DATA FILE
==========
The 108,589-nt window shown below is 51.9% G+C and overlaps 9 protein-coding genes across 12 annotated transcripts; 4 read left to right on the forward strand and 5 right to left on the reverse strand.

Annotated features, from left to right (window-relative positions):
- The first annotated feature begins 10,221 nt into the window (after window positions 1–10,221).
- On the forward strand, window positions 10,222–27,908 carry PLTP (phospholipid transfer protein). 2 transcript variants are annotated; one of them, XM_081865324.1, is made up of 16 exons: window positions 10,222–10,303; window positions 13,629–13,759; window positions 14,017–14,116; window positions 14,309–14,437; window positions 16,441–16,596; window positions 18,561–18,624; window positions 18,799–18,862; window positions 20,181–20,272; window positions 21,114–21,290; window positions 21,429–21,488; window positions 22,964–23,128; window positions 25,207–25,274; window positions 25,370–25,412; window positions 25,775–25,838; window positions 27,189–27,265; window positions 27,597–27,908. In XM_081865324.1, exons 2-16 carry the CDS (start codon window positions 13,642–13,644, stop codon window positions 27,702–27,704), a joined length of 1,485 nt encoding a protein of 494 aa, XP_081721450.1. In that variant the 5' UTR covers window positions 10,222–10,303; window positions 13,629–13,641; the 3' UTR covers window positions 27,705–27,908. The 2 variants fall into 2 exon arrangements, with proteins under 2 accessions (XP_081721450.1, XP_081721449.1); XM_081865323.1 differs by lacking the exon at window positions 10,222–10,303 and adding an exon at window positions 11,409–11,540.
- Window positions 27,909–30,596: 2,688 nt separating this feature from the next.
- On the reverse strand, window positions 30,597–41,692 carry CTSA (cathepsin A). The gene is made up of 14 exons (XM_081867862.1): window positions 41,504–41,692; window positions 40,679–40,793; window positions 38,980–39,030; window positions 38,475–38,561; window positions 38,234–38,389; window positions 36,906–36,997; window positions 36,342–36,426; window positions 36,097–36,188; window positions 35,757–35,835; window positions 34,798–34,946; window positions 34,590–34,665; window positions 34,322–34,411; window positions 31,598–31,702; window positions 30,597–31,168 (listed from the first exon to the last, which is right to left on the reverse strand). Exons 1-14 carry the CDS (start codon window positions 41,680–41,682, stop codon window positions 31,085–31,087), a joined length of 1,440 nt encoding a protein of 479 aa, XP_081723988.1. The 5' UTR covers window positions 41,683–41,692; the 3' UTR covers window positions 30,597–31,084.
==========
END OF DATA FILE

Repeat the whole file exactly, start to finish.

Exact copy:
The 108,589-nt window shown below is 51.9% G+C and overlaps 9 protein-coding genes across 12 annotated transcripts; 4 read left to right on the forward strand and 5 right to left on the reverse strand.

Annotated features, from left to right (window-relative positions):
- The first annotated feature begins 10,221 nt into the window (after window positions 1–10,221).
- On the forward strand, window positions 10,222–27,908 carry PLTP (phospholipid transfer protein). 2 transcript variants are annotated; one of them, XM_081865324.1, is made up of 16 exons: window positions 10,222–10,303; window positions 13,629–13,759; window positions 14,017–14,116; window positions 14,309–14,437; window positions 16,441–16,596; window positions 18,561–18,624; window positions 18,799–18,862; window positions 20,181–20,272; window positions 21,114–21,290; window positions 21,429–21,488; window positions 22,964–23,128; window positions 25,207–25,274; window positions 25,370–25,412; window positions 25,775–25,838; window positions 27,189–27,265; window positions 27,597–27,908. In XM_081865324.1, exons 2-16 carry the CDS (start codon window positions 13,642–13,644, stop codon window positions 27,702–27,704), a joined length of 1,485 nt encoding a protein of 494 aa, XP_081721450.1. In that variant the 5' UTR covers window positions 10,222–10,303; window positions 13,629–13,641; the 3' UTR covers window positions 27,705–27,908. The 2 variants fall into 2 exon arrangements, with proteins under 2 accessions (XP_081721450.1, XP_081721449.1); XM_081865323.1 differs by lacking the exon at window positions 10,222–10,303 and adding an exon at window positions 11,409–11,540.
- Window positions 27,909–30,596: 2,688 nt separating this feature from the next.
- On the reverse strand, window positions 30,597–41,692 carry CTSA (cathepsin A). The gene is made up of 14 exons (XM_081867862.1): window positions 41,504–41,692; window positions 40,679–40,793; window positions 38,980–39,030; window positions 38,475–38,561; window positions 38,234–38,389; window positions 36,906–36,997; window positions 36,342–36,426; window positions 36,097–36,188; window positions 35,757–35,835; window positions 34,798–34,946; window positions 34,590–34,665; window positions 34,322–34,411; window positions 31,598–31,702; window positions 30,597–31,168 (listed from the first exon to the last, which is right to left on the reverse strand). Exons 1-14 carry the CDS (start codon window positions 41,680–41,682, stop codon window positions 31,085–31,087), a joined length of 1,440 nt encoding a protein of 479 aa, XP_081723988.1. The 5' UTR covers window positions 41,683–41,692; the 3' UTR covers window positions 30,597–31,084.